One hundred years ago last Thursday Herbert James Duckworth died of his wounds, aged 24, and was buried in a military grave, alongside 15 other soldiers from WW1, in Eston Cemetery.
He was one of many people from the Teesside area that volunteered for the Alexandra, Princess of Wales Own (Yorkshire Regiment) and were killed or injured at the Battle of Passchendaele in 1917.
As part of the Premier League’s Passchendaele at Home initiative, our U12 footballers have been using Private 24997 HJ Duckworth as a starting point to investigate the Battle of Passchendaele and to remember those soldiers who suffered horrendous injuries and died from them, having been transported home.
Using their research the youngsters have written poetry and diary entries to describe the battle and last few days of soldiers like Private Duckworth. They have laid a wreath on his grave at Eston Cemetery.
This culminated in a small presentation at Rockliffe on Thursday. First team manager Garry Monk attended the presentation, together with staff from the Academy and the rest of the club, alongside two members of the Yorkshire Regiment .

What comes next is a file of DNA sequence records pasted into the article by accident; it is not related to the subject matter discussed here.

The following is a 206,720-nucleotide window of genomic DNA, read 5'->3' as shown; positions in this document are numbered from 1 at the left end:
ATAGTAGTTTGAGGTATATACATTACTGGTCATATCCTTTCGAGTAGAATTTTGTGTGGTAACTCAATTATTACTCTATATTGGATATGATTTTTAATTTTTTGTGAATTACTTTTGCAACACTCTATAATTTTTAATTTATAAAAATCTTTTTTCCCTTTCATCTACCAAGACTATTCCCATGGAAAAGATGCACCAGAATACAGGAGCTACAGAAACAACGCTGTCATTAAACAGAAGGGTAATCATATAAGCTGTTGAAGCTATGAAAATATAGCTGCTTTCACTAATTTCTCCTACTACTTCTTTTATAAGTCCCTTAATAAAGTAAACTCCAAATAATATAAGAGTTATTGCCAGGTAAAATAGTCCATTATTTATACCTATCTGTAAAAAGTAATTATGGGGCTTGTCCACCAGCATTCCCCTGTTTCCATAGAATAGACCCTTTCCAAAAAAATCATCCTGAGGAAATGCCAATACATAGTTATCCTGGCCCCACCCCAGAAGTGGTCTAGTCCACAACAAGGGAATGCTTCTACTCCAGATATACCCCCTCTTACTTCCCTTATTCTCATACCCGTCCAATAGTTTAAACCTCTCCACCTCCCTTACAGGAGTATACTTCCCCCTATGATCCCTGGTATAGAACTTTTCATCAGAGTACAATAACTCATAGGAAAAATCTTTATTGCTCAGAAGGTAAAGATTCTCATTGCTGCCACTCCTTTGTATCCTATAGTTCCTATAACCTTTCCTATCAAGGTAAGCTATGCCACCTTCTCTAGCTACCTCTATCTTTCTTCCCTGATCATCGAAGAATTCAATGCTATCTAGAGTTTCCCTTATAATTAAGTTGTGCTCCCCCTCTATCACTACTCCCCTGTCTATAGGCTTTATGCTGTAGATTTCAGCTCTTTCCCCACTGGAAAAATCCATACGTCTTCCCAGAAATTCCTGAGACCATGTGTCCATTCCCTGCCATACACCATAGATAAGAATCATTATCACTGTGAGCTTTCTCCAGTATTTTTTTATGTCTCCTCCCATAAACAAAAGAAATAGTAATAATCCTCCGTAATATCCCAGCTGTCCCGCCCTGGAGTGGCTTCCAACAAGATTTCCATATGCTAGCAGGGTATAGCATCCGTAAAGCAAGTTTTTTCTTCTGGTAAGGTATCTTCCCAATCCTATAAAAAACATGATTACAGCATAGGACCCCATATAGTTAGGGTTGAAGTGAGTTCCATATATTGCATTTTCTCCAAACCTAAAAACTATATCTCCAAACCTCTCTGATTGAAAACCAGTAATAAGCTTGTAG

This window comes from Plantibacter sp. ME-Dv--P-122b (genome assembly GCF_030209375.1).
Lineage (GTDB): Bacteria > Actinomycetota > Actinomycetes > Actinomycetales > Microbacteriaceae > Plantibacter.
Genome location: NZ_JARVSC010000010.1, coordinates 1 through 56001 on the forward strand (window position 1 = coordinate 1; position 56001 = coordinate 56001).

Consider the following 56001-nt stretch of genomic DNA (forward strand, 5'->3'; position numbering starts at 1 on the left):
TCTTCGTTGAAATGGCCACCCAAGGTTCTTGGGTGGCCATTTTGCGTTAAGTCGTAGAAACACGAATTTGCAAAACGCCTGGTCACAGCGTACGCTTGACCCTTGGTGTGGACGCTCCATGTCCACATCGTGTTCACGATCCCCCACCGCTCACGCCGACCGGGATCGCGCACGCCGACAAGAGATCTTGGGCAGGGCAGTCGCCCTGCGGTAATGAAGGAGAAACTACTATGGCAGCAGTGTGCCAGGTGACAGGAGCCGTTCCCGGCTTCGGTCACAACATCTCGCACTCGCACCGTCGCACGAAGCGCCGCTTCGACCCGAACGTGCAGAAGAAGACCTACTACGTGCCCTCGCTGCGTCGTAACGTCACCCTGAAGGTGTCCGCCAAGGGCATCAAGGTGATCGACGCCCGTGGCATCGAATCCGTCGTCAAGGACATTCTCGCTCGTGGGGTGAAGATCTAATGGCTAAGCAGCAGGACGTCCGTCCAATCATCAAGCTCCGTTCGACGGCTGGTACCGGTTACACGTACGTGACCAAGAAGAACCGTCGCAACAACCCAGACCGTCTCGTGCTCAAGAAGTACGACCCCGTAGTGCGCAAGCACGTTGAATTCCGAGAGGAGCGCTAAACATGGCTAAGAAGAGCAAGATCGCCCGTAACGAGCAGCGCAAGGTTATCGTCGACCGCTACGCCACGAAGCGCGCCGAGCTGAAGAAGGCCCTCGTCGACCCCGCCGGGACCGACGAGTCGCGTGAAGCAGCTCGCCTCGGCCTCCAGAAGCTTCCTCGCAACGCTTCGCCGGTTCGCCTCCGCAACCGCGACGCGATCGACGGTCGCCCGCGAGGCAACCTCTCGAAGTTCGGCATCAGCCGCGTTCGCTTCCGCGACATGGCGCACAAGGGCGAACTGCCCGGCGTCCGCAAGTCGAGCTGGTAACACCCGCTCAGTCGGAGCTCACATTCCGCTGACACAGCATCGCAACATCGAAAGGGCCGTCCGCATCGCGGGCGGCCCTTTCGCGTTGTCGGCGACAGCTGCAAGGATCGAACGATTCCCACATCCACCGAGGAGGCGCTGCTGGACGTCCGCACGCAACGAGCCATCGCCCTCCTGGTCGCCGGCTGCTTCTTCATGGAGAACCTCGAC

Perhaps most poignantly, however, was the attendance of Eric Taylor, the great nephew of Private Duckworth and who first read about the project in our match programme, #UTB, for the game against Sunderland.
All of the work the boys have done will be submitted to the Premier League and, if recognised as one of the best two nationally, our players will have the opportunity to participate in an international remembrance tournament later in the season.
In commemoration of the sacrifice made by Private Duckworth and thousands more at the Battle Of Passchendaele, our U12s wrote this poem.
My eyes were gazing on the gates of Hell
My senses all on red alert
Into the morning mist we stepped
Into a different dimension
The calm before the storm
Fear enveloped me
The horrific Battlefield of Passchendaele
Death approaching like a wave
Peering through shell smoke
Like a grey wedding veil
Then charging, charging into the inferno ….